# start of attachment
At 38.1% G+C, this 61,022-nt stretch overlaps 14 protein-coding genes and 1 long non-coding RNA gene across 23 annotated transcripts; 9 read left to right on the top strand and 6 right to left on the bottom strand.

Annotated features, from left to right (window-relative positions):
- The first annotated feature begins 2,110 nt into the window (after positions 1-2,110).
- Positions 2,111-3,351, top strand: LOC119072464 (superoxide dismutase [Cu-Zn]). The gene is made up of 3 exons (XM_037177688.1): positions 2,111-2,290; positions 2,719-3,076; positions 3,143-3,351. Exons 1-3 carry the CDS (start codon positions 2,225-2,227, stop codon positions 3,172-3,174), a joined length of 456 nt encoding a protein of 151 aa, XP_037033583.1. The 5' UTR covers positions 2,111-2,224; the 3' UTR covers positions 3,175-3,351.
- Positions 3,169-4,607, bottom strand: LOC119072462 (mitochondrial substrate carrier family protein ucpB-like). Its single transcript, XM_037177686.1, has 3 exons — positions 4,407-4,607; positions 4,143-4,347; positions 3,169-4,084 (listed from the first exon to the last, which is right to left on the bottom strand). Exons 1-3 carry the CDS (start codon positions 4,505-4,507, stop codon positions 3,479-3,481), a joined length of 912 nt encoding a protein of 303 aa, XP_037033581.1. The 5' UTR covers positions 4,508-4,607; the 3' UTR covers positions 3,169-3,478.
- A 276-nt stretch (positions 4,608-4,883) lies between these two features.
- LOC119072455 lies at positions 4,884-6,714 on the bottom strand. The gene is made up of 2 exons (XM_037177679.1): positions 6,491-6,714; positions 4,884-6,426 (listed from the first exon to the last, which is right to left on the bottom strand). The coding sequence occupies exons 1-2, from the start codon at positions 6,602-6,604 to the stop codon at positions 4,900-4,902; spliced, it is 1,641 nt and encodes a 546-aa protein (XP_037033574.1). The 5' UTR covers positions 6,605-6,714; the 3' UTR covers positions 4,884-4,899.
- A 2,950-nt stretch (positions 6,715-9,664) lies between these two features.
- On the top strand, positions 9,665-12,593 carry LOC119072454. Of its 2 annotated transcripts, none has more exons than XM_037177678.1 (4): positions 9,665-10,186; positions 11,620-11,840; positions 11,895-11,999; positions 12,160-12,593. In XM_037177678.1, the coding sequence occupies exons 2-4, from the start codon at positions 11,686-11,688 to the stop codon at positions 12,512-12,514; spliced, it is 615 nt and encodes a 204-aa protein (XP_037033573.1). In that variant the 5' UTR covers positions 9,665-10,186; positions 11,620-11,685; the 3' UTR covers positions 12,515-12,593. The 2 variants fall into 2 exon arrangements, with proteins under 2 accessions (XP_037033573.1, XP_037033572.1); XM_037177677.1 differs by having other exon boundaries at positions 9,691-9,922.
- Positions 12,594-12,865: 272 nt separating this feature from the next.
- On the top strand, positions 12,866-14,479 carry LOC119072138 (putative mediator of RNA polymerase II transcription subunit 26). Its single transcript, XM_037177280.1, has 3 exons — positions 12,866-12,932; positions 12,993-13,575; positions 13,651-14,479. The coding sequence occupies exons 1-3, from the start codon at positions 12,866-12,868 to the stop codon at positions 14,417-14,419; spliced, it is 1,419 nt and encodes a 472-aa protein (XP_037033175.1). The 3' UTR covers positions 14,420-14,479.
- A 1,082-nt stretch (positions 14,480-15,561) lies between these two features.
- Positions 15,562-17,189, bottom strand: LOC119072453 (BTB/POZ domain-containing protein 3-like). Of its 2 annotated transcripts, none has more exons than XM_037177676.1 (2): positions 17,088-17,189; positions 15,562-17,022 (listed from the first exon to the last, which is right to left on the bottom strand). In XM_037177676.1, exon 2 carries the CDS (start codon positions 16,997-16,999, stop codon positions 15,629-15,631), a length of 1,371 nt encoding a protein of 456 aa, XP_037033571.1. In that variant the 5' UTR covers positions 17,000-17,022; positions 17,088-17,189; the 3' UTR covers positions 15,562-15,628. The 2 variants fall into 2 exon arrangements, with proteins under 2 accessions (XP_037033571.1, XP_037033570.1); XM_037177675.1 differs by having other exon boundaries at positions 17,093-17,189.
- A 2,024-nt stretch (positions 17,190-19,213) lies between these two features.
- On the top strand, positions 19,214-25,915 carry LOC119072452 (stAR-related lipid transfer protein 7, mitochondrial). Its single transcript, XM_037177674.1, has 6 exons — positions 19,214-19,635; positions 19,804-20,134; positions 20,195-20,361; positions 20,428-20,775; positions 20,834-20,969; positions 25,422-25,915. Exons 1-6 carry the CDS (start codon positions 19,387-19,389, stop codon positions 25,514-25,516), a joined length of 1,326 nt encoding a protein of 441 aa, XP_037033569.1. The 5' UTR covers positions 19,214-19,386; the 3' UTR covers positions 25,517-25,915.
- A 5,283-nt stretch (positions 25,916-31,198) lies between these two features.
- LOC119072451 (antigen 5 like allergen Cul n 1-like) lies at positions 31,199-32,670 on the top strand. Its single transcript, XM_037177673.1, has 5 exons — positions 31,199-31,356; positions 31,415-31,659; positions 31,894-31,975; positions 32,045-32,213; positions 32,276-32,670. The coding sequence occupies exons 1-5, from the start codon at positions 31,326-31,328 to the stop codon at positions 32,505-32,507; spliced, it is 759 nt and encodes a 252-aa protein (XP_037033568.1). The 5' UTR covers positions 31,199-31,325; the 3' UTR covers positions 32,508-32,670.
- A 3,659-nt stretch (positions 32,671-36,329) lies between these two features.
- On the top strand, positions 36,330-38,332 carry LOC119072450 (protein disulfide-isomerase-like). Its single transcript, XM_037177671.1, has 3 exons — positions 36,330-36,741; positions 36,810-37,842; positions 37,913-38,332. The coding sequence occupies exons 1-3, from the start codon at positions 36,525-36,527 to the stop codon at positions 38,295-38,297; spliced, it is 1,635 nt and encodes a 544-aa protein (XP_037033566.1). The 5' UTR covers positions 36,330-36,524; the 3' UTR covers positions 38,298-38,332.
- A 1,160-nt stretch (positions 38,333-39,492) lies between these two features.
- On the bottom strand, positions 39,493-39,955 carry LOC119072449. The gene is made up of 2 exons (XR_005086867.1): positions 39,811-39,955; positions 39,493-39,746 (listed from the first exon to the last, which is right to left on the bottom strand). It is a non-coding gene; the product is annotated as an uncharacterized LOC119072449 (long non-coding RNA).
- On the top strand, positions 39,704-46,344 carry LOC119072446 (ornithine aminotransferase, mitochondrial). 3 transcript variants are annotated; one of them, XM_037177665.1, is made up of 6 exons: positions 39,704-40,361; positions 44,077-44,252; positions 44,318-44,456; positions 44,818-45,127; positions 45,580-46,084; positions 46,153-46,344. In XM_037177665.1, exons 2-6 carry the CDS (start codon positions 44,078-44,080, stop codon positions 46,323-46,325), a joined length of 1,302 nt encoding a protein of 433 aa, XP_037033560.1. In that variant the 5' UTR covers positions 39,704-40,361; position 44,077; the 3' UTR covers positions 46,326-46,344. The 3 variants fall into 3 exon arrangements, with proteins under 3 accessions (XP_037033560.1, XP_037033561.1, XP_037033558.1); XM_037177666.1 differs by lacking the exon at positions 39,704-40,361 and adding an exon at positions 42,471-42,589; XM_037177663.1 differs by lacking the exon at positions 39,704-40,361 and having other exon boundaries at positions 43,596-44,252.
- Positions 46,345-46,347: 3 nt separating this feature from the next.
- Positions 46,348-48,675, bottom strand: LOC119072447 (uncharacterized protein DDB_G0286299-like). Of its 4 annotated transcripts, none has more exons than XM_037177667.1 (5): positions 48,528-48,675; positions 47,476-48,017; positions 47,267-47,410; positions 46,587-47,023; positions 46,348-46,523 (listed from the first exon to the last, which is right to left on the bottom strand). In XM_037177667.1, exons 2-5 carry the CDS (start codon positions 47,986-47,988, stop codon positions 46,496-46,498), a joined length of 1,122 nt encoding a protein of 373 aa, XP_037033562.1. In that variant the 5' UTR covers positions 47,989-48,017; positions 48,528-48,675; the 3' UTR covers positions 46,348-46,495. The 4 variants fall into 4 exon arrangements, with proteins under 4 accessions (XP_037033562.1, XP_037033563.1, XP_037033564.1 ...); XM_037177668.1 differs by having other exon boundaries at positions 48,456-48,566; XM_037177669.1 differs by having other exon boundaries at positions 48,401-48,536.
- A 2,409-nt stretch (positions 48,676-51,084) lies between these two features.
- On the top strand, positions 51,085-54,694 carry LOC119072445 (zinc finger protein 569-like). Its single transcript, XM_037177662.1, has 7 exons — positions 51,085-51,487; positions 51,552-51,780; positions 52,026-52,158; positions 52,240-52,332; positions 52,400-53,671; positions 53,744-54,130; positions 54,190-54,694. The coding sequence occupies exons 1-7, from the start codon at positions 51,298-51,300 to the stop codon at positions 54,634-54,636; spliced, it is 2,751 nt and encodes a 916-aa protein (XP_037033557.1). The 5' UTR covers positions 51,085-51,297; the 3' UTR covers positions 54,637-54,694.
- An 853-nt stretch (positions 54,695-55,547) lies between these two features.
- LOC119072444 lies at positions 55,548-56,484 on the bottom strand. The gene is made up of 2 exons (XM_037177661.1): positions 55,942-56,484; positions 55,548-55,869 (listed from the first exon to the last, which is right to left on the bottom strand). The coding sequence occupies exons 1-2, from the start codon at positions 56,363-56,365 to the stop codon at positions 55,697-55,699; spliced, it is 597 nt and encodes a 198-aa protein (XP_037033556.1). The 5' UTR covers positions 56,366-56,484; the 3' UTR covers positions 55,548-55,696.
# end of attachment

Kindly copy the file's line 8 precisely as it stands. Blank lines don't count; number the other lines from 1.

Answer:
- A 2,950-nt stretch (positions 6,715-9,664) lies between these two features.